In a vote that was scarcely noticed at the time but today is drawing scrutiny from federal investigators, the City Council quietly approved extraordinary retirement benefits for three politically powerful individuals — the presidents of the police union, the firefighters union and the white-collar workers union. All three are current or former city employees and vested in the municipal pension system.
Under this highly irregular arrangement, the union chiefs were allowed to add their union salaries to their city salaries in calculating their retirement benefits, thus substantially boosting their taxpayer-financed pensions. This unique perk, extended exclusively to the three incumbent union leaders, but not to their successors, will cost taxpayers $2 million, according to an estimate by Michael Conger, a Rancho Santa Fe lawyer who has successfully sued the city on other pension matters.
At best, the cozy deal worked out for the union presidents was a grossly … Read More ➡
For more than 25 years there hasn’t been a big construction job in this city where Tommy Maguire, leader of the Operating Engineers union, wasn’t present for the photo op. Recently, he was there at ground zero, glowingly describing the dedication of his members as they disinterred the wreckage.
Then last month, shortly before his 69th birthday, Maguire was compelled to attend a different kind of event, this one in Brooklyn federal court, where he stood glumly alongside three other union officers as he admitted to taking bribes from contractors in a scheme that had helped to vastly inflate the cost of construction in this town. Going back to 1989, he acknowledged in court, he had accepted payoffs, sometimes in the form of Christmas gifts, from at least two contractors.
The conviction of Thomas P. Maguire was greeted as just another ho-hum labor corruption tale in a … Read More ➡
Top executives of 5 NY construction firms were indicted earlier this month on charges of making illegal payoffs over more than a decade to officials of two union locals. According to the indictments, since 1991, the execs had made hidden payments to officials of Local 14 and Local 15 of the Intl. Union of Operating Engineers.
Dino Tomassetti, president of Laquila Construction, was described by prosecutors as the lead defendant. The others arrested were John Amicucci, president of DeFoe Corporation; Guerino Cavaliere, president of Acme Skillman Construction Company; Peter Ruttura, vice president of Ruttura & Sons; and Edward Simpson, chief engineer at NAB Construction Corporation. All five were charged with conspiracy, mail fraud and illegal labor payments.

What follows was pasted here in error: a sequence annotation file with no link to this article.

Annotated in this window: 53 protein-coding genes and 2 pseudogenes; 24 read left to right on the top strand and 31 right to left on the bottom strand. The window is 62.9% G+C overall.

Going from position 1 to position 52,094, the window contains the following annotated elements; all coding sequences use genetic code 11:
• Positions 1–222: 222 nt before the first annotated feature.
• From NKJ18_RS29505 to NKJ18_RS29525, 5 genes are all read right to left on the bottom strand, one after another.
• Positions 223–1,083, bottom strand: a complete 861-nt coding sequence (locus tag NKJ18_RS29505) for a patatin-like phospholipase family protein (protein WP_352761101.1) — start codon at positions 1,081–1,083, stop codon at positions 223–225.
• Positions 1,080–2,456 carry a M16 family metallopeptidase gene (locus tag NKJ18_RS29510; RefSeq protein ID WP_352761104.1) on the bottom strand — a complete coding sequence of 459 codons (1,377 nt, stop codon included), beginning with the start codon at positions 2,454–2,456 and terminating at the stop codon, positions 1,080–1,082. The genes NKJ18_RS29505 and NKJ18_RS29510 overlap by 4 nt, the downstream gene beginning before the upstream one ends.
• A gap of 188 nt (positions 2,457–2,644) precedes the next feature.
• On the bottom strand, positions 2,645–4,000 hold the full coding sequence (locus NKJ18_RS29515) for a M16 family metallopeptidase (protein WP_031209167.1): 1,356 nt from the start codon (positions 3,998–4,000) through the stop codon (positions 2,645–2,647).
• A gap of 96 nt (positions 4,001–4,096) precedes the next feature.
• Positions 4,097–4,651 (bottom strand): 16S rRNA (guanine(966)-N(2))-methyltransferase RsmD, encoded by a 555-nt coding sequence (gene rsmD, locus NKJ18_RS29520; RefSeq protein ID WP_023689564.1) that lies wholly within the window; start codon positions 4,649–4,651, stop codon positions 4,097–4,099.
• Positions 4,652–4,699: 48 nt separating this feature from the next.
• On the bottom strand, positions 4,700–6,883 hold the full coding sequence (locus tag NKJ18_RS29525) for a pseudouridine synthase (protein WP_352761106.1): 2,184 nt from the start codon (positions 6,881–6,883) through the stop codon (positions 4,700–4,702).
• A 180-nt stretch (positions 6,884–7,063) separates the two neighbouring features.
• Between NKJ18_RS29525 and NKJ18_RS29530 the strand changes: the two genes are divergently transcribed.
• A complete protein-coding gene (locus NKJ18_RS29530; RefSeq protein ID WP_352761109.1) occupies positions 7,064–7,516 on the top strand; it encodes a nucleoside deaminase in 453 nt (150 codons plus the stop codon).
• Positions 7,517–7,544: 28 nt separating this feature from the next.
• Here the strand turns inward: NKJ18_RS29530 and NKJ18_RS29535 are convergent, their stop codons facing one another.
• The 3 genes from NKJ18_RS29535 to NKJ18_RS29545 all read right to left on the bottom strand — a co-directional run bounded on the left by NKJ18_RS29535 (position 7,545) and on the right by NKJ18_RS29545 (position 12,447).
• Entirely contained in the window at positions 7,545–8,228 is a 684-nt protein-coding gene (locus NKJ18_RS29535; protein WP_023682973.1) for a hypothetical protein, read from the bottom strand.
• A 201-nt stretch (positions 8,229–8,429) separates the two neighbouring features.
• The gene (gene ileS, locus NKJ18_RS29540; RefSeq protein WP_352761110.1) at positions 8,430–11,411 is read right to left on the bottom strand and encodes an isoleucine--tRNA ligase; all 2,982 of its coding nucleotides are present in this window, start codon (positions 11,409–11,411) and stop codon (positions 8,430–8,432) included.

Prosecutors said that the contractors made payments to the union officials in exchange for their cooperation in violation of collective bargaining agreements. The officials allowed the companies to … Read More ➡
A federal grand jury in mid-Decmeber accused a former state narcotics officer of embezzling more than $89,000 from the state peace officers’ union. Rodney Alan Fox was indicted on charges that he embezzled $89,433 from the State Police Officer Council, using checks and credit cards for personal expenses. The council represents 600 state police officers, including troopers, park rangers and conservation officers. Fox is scheduled to appear in federal court in Des Moines Dec. 28. He plans to plead innocent, said his lawyer, F. Montgomery Brown.
Fox is accused of using a union credit card for personal purchases, writing union checks to pay off his personal credit card bill, spending union money on two unauthorized cell phones, and writing union checks to himself.
Fox’s lawyer, F. Montgomery Brown, said Fox will fight the charges. “He was a peace officer and is not an accountant,” Brown … Read More ➡
A judge said on Nov. 30 that he would rather wait and hear from the U.S. Supreme Court on the issue of federal sentencing guidelines before deciding how long he should send Broward County union kingpin Walter “Buster” Browne to prison. Although Browne’s sentencing has been delayed several times, U.S. Dist. Judge Jose E. Martinez (S.D. FL, G.W. Bush) did take action on another front. He said he was ordering Browne and his sister to forfeit more than $590,000 in assets to the federal government.
A federal jury in Miami convicted Browne in June of labor racketeering and fraud. After a two-month trial, the jury found that Browne and his sister, Patricia Devaney, lined their pockets by running the 7,000-member Fedtn. of Public and Private Employees like an organized crime racket. Devaney helped Browne pad his expense account and embezzled more than $116,000 from the union’s payroll.… Read More ➡